JULY 29, 2004
 HOMILY: JOHN 11:39-46

JESUS SAID: IF YOU BELIEVE YOU WILL SEE THE GLORY OF GOD! The miracle of giving life to a man dead for four days is the symbolic manifestation of Jesus’ identity as the Savior. The greatest source of human misery is death. When death is considered as the final removal of someone from earthly existence, it puts an end. to all the hopes and aspirations for happiness as it is known within the limits of time. Death is characterized by a finality that removes hope of all further natural existence as we humans know it.

Lazarus, Jesus’ friend, died and was buried in a rock tomb. Jesus called him forth, back to this life which we know here on earth. He performed this miracle as a sign of his mission as Savior who brings the gift of true life to those who believe in him as the one sent by the Father. In the Syriac text the word used to designate Jesus as Savior means literally “The Life-Giver”. As St. John makes evident in this same Gospel, the life that he gives is that which God himself enjoys, it is eternal life. Just before our

Lord called Lazarus forth from the tomb, he had said to his sister, Martha: “I am the resurrection and the life. The one who believes in me, though he should die, will live, and every one who believes in me will not die forever.” With these words our Lord makes the highest of claims for our faith. Faith in Jesus is the door that opens up to eternal life with God the Father. Obviously, he means here a faith that is living and so carries out in practice the teaching that he sets forth as the way to walk in this world. It is surely by deliberate purpose that the Lord makes this point in speaking to his dear friend, Martha.

Our monastic fathers understood well the importance of Jesus’ relationship with Martha, Mary and Lazarus for our Cistercian way of life. St. Bernard in particular developed at length the meaning of this family friendship with the Savior for our Cistercian community. Martha, Mary and Lazarus are symbols of the three kinds of living that are to be found in every community of our Order. Martha is the type of those who serve in a more active way as officers or heads of departments. Mary is a type of those whose attention is given chiefly to prayer and contemplation, while Lazarus is a symbol of  those who concentrate more on the hard labor of penance. It is essential that we remember that these three are united in a single, loving family.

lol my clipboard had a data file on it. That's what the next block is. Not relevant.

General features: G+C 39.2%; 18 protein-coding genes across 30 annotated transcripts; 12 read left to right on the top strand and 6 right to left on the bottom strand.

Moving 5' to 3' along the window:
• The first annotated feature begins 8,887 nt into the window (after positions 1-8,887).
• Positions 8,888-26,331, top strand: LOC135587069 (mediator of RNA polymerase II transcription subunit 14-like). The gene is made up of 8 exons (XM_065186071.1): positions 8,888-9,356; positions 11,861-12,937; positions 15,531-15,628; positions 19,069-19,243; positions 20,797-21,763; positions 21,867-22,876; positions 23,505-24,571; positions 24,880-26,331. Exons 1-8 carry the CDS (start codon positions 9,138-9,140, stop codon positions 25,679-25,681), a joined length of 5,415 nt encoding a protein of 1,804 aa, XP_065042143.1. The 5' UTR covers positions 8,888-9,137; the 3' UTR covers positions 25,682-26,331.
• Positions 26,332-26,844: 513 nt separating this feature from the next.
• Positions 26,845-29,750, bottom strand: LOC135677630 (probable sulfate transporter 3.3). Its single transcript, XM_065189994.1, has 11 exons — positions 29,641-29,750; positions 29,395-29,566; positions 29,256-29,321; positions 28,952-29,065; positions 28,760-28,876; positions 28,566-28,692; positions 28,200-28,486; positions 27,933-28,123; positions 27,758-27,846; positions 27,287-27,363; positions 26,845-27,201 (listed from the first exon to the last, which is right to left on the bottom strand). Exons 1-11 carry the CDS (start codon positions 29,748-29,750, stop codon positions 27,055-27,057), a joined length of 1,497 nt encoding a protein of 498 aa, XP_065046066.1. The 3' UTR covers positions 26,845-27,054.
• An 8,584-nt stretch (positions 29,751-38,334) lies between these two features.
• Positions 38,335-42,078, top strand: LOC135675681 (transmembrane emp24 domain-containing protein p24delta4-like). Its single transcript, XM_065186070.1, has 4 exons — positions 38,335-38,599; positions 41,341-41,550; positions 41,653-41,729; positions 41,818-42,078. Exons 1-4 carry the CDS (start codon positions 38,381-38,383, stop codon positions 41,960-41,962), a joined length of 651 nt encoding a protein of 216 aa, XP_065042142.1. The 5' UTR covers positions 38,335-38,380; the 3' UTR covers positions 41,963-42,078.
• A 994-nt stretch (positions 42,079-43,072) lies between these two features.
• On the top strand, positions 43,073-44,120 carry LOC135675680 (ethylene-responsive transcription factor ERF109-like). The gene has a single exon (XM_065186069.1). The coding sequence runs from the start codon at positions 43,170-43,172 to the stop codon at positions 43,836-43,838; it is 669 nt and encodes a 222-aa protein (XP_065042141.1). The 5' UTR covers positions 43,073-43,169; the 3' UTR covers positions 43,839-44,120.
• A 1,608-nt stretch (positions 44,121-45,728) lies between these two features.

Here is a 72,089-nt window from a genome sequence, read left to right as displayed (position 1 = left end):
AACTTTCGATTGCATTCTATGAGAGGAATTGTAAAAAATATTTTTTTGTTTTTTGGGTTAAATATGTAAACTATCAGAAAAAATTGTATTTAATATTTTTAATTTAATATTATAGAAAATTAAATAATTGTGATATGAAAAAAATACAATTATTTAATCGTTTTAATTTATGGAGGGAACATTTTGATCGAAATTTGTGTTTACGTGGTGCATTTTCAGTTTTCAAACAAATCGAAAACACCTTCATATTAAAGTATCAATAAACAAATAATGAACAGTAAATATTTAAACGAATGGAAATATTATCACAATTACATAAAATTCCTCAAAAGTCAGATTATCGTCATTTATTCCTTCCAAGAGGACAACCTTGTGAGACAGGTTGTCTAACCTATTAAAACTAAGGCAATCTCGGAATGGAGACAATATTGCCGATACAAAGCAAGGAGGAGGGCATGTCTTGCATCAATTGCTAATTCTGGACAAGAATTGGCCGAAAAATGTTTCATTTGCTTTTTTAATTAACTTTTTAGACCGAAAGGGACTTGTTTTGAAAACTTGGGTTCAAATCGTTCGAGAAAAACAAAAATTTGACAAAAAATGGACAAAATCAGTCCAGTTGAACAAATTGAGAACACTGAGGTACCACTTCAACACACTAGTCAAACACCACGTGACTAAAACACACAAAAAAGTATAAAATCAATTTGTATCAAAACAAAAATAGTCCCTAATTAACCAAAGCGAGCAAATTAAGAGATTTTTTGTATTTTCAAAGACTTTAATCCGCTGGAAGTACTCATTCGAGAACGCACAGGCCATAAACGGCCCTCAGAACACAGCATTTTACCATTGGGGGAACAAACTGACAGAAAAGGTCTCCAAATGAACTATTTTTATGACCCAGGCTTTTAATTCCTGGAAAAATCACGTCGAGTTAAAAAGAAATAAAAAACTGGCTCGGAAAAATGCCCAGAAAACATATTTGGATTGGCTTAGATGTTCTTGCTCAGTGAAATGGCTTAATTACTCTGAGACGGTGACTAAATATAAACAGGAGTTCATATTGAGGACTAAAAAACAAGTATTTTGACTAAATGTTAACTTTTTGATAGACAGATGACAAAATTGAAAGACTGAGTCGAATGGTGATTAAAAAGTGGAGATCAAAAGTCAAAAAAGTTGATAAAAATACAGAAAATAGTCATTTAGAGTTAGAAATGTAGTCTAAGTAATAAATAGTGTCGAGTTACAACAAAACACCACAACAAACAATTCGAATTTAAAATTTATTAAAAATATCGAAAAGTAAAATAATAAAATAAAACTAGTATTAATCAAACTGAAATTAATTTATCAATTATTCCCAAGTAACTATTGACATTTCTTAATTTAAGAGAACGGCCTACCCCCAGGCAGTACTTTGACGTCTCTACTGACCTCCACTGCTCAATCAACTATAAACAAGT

Rather than compete with one another, they cooperated and lived in harmony. While Mary chose the best part, the others make it possible for her to live in quiet and peace, giving herself in prayerful attentiveness to the Lord. Such is the view that Bernard formed of our monastic life together, one of fraternal cooperation and so creative of a home where the Savior could find the welcome that only love and faith can provide.

As we commemorate these holy sisters and their brother today, may we learn to imitate their unity of heart and of faith. May this Eucharist bestow on each of us here the grace to make of our community a place where the Jesus, the Life-Giver, is always welcomed with the faith and love that unites us to the Father in that life which knows no end.

Abbot John Eudes Bamberger

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